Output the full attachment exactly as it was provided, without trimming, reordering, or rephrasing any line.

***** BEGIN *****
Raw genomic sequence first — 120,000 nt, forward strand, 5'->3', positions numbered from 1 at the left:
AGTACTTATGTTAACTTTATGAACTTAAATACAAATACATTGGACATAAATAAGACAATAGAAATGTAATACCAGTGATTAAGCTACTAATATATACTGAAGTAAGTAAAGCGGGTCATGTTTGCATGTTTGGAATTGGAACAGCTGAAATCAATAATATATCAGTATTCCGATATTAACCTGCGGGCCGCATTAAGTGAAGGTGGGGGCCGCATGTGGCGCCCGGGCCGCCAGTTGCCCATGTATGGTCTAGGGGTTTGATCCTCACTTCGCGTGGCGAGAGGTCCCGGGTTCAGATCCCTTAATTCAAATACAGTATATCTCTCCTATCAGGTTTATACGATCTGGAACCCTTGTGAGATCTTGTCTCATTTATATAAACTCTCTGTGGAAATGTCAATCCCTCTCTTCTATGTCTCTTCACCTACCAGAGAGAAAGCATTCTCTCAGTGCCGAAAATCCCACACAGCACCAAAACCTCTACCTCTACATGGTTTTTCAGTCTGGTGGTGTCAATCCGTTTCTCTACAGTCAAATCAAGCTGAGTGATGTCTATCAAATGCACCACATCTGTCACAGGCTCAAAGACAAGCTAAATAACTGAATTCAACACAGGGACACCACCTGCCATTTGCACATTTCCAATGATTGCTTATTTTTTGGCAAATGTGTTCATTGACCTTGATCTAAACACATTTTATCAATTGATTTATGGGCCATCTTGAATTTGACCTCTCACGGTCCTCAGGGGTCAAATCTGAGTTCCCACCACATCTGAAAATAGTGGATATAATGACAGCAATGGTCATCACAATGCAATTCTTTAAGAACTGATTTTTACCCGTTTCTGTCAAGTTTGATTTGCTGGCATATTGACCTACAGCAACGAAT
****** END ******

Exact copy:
Raw genomic sequence first — 120,000 nt, forward strand, 5'->3', positions numbered from 1 at the left:
AGTACTTATGTTAACTTTATGAACTTAAATACAAATACATTGGACATAAATAAGACAATAGAAATGTAATACCAGTGATTAAGCTACTAATATATACTGAAGTAAGTAAAGCGGGTCATGTTTGCATGTTTGGAATTGGAACAGCTGAAATCAATAATATATCAGTATTCCGATATTAACCTGCGGGCCGCATTAAGTGAAGGTGGGGGCCGCATGTGGCGCCCGGGCCGCCAGTTGCCCATGTATGGTCTAGGGGTTTGATCCTCACTTCGCGTGGCGAGAGGTCCCGGGTTCAGATCCCTTAATTCAAATACAGTATATCTCTCCTATCAGGTTTATACGATCTGGAACCCTTGTGAGATCTTGTCTCATTTATATAAACTCTCTGTGGAAATGTCAATCCCTCTCTTCTATGTCTCTTCACCTACCAGAGAGAAAGCATTCTCTCAGTGCCGAAAATCCCACACAGCACCAAAACCTCTACCTCTACATGGTTTTTCAGTCTGGTGGTGTCAATCCGTTTCTCTACAGTCAAATCAAGCTGAGTGATGTCTATCAAATGCACCACATCTGTCACAGGCTCAAAGACAAGCTAAATAACTGAATTCAACACAGGGACACCACCTGCCATTTGCACATTTCCAATGATTGCTTATTTTTTGGCAAATGTGTTCATTGACCTTGATCTAAACACATTTTATCAATTGATTTATGGGCCATCTTGAATTTGACCTCTCACGGTCCTCAGGGGTCAAATCTGAGTTCCCACCACATCTGAAAATAGTGGATATAATGACAGCAATGGTCATCACAATGCAATTCTTTAAGAACTGATTTTTACCCGTTTCTGTCAAGTTTGATTTGCTGGCATATTGACCTACAGCAACGAAT